Fossil fuel producers and the climate: responsibilities and opportunities
We can trace the majority of climate-altering emissions to individual fossil fuel companies that have the skills, resources, and moral obligation to help fix the problem they willfully helped create.
It is clear that fossil fuel companies extract, refine, and market the carbon fuels that, when used as intended, contribute 87% of all CO2 from fuels, cement, and land use (and ~62% of all greenhouse gas emissions) that drive atmospheric warming and climate changes.
On the theory that fossil fuel producers bear substantial responsibility for the adverse impacts of their products, the Climate Accountability Institute investigates how much, quantitatively, the largest oil, gas, and coal companies contribute to climate change. In a dataset released in October 2019, we found that the top 20 companies have collectively produced the fuels that led to 480 billion tonnes of carbon dioxide and methane (GtCO2e) being emitted from 1965 to 2017. This amounts to 35% of all global fossil fuel emissions in that time (1.35 trillion tCO2e). The largest contributors include Saudi Aramco, Chevron, Gazprom, ExxonMobil, BP, and Royal Dutch Shell (see table below).
Table 1: Top twenty oil, gas, and coal companies’ emissions for the period 1965 to 2017.
Global fossil fuel and cement emissions are also listed, and company emissions are shown as a percent of global emissions over the same period.
Seven-eighths of emissions attributed to carbon producers is from use of their products—gasoline, diesel, jet fuel, natural gas, and coal—and one-eighth from extracting, refining, and delivering finished fuels.
Oil, natural gas, and coal companies have benefited for decades from hundreds of billions of dollars in government subsidies incentivizing fossil fuel development, as well as regulatory preferences such as lax pollution controls, favorable leasing for resource extraction on public lands, and other taxpayer-funded costs, such as military protection for shipping lanes. Overall, companies are the beneficiaries of what economist Nicholas Stern has called the “greatest market failure the world has seen,” by privatizing the profits and externalizing the costs and damages. We must gradually eliminate subsidies and regulatory preferences, and to price carbon so as to “internalize” the vast costs of climate damages now mostly paid by people who did not cause the problem, such as today’s farmers and tomorrow’s children.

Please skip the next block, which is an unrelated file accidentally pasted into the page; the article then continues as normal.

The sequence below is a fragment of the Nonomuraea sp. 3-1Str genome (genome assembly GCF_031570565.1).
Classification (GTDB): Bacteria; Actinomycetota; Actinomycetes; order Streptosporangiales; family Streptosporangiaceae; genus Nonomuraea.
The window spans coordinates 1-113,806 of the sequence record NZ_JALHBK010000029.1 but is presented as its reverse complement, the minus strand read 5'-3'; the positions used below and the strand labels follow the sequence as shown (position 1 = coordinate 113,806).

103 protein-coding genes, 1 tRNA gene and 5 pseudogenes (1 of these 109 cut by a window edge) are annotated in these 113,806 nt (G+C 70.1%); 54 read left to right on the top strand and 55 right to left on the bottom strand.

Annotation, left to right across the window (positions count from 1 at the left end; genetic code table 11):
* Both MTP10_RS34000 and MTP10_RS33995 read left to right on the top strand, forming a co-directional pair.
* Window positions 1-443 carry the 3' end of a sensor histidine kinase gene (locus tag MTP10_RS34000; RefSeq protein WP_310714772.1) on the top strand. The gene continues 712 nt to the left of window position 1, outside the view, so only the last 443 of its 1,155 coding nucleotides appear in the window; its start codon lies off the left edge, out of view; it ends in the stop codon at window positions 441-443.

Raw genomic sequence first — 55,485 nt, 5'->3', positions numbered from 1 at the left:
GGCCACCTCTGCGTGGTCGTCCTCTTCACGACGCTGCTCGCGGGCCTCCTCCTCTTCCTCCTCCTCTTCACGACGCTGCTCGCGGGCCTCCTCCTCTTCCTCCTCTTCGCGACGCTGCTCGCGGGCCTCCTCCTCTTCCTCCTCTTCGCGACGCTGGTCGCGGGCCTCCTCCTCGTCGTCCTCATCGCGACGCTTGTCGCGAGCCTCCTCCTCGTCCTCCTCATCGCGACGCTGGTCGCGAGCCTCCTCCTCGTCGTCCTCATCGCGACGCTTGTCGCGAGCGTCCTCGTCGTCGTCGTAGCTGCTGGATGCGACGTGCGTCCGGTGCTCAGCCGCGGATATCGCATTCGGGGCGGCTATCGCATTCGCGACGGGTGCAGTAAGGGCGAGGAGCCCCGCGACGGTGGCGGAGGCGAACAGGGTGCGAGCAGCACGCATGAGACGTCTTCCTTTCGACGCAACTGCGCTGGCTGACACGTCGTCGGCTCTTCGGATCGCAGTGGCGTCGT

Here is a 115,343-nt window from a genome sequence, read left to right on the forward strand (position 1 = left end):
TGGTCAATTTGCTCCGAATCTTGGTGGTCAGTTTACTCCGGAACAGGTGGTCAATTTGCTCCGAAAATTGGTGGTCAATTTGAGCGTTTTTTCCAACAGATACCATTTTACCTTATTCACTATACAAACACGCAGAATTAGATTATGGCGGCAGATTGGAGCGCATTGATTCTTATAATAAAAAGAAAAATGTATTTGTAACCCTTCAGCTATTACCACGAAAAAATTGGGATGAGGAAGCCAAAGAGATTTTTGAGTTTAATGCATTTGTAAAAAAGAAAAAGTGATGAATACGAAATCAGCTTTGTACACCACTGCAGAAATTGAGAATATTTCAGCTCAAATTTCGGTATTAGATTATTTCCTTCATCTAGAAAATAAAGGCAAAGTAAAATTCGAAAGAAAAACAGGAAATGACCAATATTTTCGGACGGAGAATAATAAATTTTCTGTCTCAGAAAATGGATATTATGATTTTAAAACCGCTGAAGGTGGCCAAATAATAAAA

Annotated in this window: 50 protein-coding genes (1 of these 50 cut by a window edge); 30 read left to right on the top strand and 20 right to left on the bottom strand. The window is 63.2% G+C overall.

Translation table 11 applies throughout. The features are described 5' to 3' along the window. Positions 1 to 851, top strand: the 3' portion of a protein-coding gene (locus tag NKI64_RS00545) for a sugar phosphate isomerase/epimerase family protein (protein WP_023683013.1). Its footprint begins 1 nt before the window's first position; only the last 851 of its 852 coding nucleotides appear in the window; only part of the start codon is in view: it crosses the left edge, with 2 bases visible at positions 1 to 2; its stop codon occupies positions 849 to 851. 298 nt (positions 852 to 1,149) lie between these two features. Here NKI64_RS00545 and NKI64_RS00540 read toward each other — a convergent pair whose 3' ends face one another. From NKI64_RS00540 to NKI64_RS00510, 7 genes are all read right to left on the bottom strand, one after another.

We focus on fossil fuel and cement producers because the industry had early knowledge that their products would destabilize climate, which threaten their business model reliant on continued growth in production and marketing of carbon fuel. They thus bear a moral responsibility to address the impacts caused by the use of their products. But rather than take action to ameliorate the harms, the companies continued to invest in additional production, funded campaigns to disinform the public and delay legislative action, and sought to expand and perpetuate the carbon economy—as if the consequences didn’t matter.
The Climate Accountability Institute was formed in 2011 to do the scientific work needed to confront fossil fuel companies and (we hoped) to leverage their commitment to align future production and emissions with targets embodied in the Paris Agreement and work of the IPCC.
The arc of CAI’s work from attributing emissions to carbon producers, modeling their impact on global climate, publishing scientific papers, and contributing to efforts to hold companies accountable for climate damages, are illustrated in the figure below.
The work has two main tracks:
First, source attribution: this involves quantifying emissions attributable to the fossil fuel companies from extraction and processing to transportation, delivery, and combustion, based on the historical production of oil, natural gas, and coal by each entity from as early as the 1860s to our latest update to 2017 (see phases 1 & 2 in the figure above, and Table 1);